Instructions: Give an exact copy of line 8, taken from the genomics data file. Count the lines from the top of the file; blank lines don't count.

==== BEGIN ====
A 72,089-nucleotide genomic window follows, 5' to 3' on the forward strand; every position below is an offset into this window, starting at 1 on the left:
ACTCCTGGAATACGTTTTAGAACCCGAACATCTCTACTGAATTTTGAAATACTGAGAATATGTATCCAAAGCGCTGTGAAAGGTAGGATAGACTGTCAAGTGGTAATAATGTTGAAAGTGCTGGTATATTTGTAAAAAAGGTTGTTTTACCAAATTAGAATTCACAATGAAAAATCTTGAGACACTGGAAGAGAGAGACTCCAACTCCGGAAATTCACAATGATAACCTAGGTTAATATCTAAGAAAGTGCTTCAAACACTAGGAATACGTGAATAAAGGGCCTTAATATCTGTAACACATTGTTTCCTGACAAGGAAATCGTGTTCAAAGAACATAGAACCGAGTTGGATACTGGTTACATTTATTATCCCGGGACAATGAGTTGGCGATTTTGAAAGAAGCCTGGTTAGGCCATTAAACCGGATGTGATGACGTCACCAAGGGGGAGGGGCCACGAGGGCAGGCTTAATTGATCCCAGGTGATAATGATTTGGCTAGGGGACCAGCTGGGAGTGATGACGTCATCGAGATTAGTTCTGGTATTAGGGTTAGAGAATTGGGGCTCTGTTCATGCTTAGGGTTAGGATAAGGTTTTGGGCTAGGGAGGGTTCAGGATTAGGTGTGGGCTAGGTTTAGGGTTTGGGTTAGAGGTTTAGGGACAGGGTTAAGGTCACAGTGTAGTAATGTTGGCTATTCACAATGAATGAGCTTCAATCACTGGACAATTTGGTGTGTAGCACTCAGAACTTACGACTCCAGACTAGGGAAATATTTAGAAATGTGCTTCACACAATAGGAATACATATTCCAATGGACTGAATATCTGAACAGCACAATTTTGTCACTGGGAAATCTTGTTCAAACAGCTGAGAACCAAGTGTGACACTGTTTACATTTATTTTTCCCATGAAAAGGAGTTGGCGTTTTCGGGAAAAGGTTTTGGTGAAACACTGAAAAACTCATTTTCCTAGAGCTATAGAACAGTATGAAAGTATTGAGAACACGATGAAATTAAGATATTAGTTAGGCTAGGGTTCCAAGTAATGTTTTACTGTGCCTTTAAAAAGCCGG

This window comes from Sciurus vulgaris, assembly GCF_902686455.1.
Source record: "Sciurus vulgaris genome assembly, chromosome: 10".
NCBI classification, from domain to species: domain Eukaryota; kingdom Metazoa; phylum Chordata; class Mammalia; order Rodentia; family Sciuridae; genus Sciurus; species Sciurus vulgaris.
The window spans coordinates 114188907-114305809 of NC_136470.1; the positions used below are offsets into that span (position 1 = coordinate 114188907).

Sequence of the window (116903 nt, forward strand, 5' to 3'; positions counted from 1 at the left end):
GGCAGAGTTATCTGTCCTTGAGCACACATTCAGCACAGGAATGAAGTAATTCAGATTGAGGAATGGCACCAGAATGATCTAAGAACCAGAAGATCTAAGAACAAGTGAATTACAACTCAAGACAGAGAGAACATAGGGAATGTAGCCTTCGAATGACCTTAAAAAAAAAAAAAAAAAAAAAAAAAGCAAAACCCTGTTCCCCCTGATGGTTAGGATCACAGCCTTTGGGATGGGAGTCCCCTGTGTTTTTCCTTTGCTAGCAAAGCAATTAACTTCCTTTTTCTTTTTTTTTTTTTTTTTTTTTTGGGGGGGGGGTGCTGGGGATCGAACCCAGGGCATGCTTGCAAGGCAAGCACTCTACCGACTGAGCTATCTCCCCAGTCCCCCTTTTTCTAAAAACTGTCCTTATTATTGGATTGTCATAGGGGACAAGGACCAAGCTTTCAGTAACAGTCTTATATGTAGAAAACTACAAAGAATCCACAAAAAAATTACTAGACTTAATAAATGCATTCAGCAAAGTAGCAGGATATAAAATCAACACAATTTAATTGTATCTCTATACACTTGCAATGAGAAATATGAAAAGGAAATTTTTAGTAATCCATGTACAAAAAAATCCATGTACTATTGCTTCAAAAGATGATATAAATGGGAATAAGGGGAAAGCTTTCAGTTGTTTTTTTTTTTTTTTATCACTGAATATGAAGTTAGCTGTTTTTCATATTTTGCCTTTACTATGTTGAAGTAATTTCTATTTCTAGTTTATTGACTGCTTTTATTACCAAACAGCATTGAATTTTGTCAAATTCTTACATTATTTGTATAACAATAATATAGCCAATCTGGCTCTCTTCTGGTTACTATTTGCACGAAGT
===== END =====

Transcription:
GGCAGAGTTATCTGTCCTTGAGCACACATTCAGCACAGGAATGAAGTAATTCAGATTGAGGAATGGCACCAGAATGATCTAAGAACCAGAAGATCTAAGAACAAGTGAATTACAACTCAAGACAGAGAGAACATAGGGAATGTAGCCTTCGAATGACCTTAAAAAAAAAAAAAAAAAAAAAAAAAGCAAAACCCTGTTCCCCCTGATGGTTAGGATCACAGCCTTTGGGATGGGAGTCCCCTGTGTTTTTCCTTTGCTAGCAAAGCAATTAACTTCCTTTTTCTTTTTTTTTTTTTTTTTTTTTTGGGGGGGGGGTGCTGGGGATCGAACCCAGGGCATGCTTGCAAGGCAAGCACTCTACCGACTGAGCTATCTCCCCAGTCCCCCTTTTTCTAAAAACTGTCCTTATTATTGGATTGTCATAGGGGACAAGGACCAAGCTTTCAGTAACAGTCTTATATGTAGAAAACTACAAAGAATCCACAAAAAAATTACTAGACTTAATAAATGCATTCAGCAAAGTAGCAGGATATAAAATCAACACAATTTAATTGTATCTCTATACACTTGCAATGAGAAATATGAAAAGGAAATTTTTAGTAATCCATGTACAAAAAAATCCATGTACTATTGCTTCAAAAGATGATATAAATGGGAATAAGGGGAAAGCTTTCAGTTGTTTTTTTTTTTTTTTATCACTGAATATGAAGTTAGCTGTTTTTCATATTTTGCCTTTACTATGTTGAAGTAATTTCTATTTCTAGTTTATTGACTGCTTTTATTACCAAACAGCATTGAATTTTGTCAAATTCTTACATTATTTGTATAACAATAATATAGCCAATCTGGCTCTCTTCTGGTTACTATTTGCACGAAGT